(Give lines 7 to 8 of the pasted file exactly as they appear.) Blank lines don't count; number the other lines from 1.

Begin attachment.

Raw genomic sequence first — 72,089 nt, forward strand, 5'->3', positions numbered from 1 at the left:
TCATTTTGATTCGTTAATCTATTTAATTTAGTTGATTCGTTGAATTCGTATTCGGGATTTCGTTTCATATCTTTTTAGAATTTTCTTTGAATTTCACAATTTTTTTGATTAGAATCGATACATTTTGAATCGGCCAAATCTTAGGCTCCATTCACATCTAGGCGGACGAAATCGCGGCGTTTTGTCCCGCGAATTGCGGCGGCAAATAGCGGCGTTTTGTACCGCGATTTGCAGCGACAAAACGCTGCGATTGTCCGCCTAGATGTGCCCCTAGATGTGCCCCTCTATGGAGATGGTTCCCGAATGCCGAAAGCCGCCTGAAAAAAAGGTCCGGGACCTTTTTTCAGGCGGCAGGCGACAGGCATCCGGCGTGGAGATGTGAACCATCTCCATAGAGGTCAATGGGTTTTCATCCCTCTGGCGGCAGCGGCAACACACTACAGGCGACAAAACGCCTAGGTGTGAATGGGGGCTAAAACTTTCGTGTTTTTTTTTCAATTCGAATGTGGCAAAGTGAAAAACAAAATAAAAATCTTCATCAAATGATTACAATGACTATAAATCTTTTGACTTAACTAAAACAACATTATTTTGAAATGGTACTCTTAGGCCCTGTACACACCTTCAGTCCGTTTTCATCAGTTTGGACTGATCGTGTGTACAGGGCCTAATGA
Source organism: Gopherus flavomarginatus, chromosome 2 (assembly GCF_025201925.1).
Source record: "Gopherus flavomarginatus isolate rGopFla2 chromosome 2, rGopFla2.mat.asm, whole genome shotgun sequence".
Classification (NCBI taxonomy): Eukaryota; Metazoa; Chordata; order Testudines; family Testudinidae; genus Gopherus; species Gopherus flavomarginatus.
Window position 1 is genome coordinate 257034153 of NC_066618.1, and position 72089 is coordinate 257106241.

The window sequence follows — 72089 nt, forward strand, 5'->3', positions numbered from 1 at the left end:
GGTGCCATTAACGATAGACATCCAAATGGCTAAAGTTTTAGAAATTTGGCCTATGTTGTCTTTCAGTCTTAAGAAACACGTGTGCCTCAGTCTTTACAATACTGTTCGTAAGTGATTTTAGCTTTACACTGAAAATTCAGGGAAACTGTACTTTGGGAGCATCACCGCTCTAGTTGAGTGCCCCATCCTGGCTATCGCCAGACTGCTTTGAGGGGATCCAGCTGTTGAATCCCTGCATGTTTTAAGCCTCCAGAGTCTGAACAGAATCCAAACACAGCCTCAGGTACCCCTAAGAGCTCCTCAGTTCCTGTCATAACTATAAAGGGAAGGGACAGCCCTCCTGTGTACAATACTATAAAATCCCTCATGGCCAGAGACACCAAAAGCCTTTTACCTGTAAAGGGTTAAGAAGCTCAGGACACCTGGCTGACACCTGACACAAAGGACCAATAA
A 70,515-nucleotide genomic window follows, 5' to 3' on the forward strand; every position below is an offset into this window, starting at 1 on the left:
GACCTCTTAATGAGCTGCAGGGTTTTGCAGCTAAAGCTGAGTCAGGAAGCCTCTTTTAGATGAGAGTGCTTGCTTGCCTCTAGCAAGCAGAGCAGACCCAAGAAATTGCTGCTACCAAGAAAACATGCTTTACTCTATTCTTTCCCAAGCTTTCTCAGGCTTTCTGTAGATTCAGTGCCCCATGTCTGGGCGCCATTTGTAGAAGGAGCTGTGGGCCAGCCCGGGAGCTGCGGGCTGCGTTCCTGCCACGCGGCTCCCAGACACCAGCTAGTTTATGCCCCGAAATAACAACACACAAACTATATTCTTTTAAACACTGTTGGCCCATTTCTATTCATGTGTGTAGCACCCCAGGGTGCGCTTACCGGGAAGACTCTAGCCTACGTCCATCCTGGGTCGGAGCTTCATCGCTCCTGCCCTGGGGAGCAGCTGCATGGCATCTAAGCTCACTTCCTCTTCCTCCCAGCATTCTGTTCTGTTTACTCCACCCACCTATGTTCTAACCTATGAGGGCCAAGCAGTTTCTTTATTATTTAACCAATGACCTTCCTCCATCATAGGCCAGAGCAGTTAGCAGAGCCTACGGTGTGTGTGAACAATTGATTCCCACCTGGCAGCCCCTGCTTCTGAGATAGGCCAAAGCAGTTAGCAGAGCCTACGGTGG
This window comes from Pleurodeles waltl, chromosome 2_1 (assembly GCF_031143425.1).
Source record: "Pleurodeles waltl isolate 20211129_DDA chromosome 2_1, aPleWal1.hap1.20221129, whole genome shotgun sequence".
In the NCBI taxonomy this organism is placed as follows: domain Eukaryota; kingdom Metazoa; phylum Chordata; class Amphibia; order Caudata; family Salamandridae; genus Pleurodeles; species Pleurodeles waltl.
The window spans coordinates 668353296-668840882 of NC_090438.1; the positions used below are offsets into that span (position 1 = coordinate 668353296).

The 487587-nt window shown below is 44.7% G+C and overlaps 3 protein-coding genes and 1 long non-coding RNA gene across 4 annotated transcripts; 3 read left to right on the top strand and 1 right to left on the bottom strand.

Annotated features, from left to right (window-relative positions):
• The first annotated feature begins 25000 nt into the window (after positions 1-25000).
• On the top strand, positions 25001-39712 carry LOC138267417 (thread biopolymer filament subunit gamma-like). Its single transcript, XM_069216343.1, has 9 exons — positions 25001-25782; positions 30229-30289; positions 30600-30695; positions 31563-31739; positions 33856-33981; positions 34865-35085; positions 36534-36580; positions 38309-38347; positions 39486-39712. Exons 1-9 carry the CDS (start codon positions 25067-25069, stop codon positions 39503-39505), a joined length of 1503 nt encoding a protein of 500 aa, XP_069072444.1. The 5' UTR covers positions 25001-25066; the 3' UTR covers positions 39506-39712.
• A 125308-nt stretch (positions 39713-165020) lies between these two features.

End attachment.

The window sequence follows — 72089 nt, forward strand, 5'->3', positions numbered from 1 at the left end:
GGTGCCATTAACGATAGACATCCAAATGGCTAAAGTTTTAGAAATTTGGCCTATGTTGTCTTTCAGTCTTAAGAAACACGTGTGCCTCAGTCTTTACAATACTGTTCGTAAGTGATTTTAGCTTTACACTGAAAATTCAGGGAAACTGTACTTTGGGAGCATCACCGCTCTAGTTGAGTGCCCCATCCTGGCTATCGCCAGACTGCTTTGAGGGGATCCAGCTGTTGAATCCCTGCATGTTTTAAGCCTCCAGAGTCTGAACAGAATCCAAACACAGCCTCAGGTACCCCTAAGAGCTCCTCAGTTCCTGTCATAACTATAAAGGGAAGGGACAGCCCTCCTGTGTACAATACTATAAAATCCCTCATGGCCAGAGACACCAAAAGCCTTTTACCTGTAAAGGGTTAAGAAGCTCAGGACACCTGGCTGACACCTGACACAAAGGACCAATAA